Full-Text Search – Indexing Tips
Understanding the Full-Text Search (FTS) indexing options are essential for building the right index for the job at hand. The right index here refers to a lean and rich enough inverted index that can serve those various types of customer search requests.
Some indexing best practices to keep in mind while creating an FTS index include the following.
Avoid default type mapping at production
When a user creates an FTS index from the Couchbase web console, the pre-defined type mapping option chosen for an index is default. This is a special type of mapping applied to each document whose type either does not match a user-specified type mapping or has no recognized type attribute.
Therefore, if the default mapping is left enabled, all documents with all fields are included in the index. This will occur regardless of whether the user actively specifies type mappings or not.
The default dynamic mapping produces larger indexes and is potentially unsuitable for production deployments.
Disable the default type mapping, as shown below, to ensure that only user-specified type mappings are included in the index.
Specify the right type mappings
Identify the fields on which you need to make the documents searchable and define a custom type mapping mentioning the fields to be indexed. You may identify and index only a subset of your document types by specifying a single / set of type mappings you are interested in.
Choose the optimum field indexing options
While specifying a field for indexing, there are few important indexing options to reckon with.
- index: When checked, the field is indexed; when unchecked, the field is not indexed. This may be used, therefore, to explicitly remove an already-defined field from the index.
- store: When checked, the field-content is included in the set of values returned from a search; when unchecked, the field-content is not so included. Note that inclusion of field-content specifically permits highlighting of results, so that matched expressions can be easily seen. However, it also results in larger indexes and longer processing-times. So please disable this option, if you are not interested in features like highlighting on the search results.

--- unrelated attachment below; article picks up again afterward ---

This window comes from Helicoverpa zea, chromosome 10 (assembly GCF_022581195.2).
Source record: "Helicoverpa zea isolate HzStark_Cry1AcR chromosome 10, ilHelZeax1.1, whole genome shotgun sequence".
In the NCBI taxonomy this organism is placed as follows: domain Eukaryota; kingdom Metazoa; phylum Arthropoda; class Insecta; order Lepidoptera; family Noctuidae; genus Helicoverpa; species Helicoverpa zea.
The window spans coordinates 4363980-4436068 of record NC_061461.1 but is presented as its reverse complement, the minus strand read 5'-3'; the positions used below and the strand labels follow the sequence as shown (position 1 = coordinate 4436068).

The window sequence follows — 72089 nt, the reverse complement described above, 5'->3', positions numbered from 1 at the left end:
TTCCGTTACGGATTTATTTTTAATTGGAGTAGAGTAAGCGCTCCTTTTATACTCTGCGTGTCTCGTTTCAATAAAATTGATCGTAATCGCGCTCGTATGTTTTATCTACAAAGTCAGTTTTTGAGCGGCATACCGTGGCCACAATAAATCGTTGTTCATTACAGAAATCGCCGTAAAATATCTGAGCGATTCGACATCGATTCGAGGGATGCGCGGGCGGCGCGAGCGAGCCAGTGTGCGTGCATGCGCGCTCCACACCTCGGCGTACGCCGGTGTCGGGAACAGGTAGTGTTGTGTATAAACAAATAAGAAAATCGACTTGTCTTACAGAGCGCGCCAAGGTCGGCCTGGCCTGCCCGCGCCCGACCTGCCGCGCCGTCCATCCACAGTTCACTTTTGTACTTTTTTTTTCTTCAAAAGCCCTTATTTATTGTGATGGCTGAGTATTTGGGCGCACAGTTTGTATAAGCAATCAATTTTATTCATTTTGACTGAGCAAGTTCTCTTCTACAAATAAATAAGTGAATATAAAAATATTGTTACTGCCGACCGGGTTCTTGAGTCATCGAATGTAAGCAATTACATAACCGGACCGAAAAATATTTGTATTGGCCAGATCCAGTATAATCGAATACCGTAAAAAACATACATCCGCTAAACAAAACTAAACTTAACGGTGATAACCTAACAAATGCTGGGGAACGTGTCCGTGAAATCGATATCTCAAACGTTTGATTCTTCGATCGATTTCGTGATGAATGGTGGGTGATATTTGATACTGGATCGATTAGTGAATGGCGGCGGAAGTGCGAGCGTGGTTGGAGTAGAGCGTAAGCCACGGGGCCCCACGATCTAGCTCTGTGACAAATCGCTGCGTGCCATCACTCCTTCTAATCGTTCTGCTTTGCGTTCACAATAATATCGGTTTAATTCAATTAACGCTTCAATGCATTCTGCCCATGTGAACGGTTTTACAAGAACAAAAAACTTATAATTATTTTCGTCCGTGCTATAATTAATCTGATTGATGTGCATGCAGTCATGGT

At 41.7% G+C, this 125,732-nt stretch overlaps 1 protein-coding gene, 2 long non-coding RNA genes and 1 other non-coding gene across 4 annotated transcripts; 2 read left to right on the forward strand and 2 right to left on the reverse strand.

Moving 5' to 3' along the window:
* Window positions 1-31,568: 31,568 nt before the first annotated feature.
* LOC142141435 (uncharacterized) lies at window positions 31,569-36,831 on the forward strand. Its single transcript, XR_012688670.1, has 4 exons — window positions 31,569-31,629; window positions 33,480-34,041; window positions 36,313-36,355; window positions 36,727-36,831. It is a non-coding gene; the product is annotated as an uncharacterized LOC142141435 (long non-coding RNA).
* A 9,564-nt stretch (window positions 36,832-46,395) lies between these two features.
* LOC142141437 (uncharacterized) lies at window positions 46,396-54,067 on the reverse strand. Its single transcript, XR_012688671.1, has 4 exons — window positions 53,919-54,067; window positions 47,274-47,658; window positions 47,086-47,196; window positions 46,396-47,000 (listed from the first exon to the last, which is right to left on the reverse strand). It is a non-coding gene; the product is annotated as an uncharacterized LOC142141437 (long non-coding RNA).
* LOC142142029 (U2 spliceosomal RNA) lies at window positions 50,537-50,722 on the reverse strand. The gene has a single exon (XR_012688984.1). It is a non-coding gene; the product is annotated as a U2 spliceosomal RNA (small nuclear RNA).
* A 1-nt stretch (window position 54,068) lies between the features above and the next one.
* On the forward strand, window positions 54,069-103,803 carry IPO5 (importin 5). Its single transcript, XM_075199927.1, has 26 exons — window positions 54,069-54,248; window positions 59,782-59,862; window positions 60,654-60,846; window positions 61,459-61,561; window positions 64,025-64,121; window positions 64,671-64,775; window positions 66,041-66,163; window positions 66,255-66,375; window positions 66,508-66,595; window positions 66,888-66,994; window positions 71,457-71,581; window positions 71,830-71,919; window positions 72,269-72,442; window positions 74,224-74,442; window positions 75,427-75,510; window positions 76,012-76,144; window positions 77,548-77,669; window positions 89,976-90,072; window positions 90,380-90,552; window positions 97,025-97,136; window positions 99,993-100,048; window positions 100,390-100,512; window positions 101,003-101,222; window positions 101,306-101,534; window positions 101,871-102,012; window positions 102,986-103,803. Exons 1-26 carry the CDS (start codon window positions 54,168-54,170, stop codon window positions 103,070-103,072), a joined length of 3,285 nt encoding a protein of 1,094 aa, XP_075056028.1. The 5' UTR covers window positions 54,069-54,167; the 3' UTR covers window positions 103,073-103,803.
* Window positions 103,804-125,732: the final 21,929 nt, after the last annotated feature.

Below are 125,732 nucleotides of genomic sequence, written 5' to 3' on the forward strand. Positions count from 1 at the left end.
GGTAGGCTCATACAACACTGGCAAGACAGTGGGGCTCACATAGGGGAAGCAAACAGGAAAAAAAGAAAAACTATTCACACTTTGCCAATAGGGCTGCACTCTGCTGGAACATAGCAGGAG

- include in _all field: When checked, the field is included in the definition of _all, which is the field specified by default in the Advanced panel. When unchecked, the field is not so included. Inclusion means that when _query strings are used to specify searches, the text in the current field is searchable without the field-name requiring a prefix (thus, a search on description:modern can be accomplished simply by specifying modern). Enabling this option results in larger indexes, so disable this option if you want to use field scoped search requests.
- include term vectors: When checked, term vectors are included. When unchecked, term vectors are not included. Term vectors are the locations of terms in a particular field. Certain kinds of functionality (such as highlighting, and phrase search) require term vectors. The inclusion of term vectors results in larger indexes and correspondingly slower index build-times. Hence please disable this option, if you are not interested in phrase searches or highlighting on search results.
Caution with numeric fields.
Often, documents will have all sorts of ID fields and users tend to index them as number types. But indexing as a number is only recommended when you have a real numeric use case, like range searches,
eg: “search for all the product docs that are about ‘iphone’ and whose price < 1000”.
Many use cases usually don’t have range searches on such ID fields but only do exact keyword equality searches on ID fields, Hence it is recommended to use text type and keyword* analyzer instead of number for these kinds of ID field situations.
As of now, FTS internally stores numbers in a lesser space-optimized format and the above approach can help you reduce the index size further. And smaller indexes are ought to result in better RAM occupancy.
We are adding more configurability to the index creation process, allowing further fine-tuning at the storage level.
keyword* analyzer – Creates a single token representing the entire input, and skips any text stemming or curation downstream.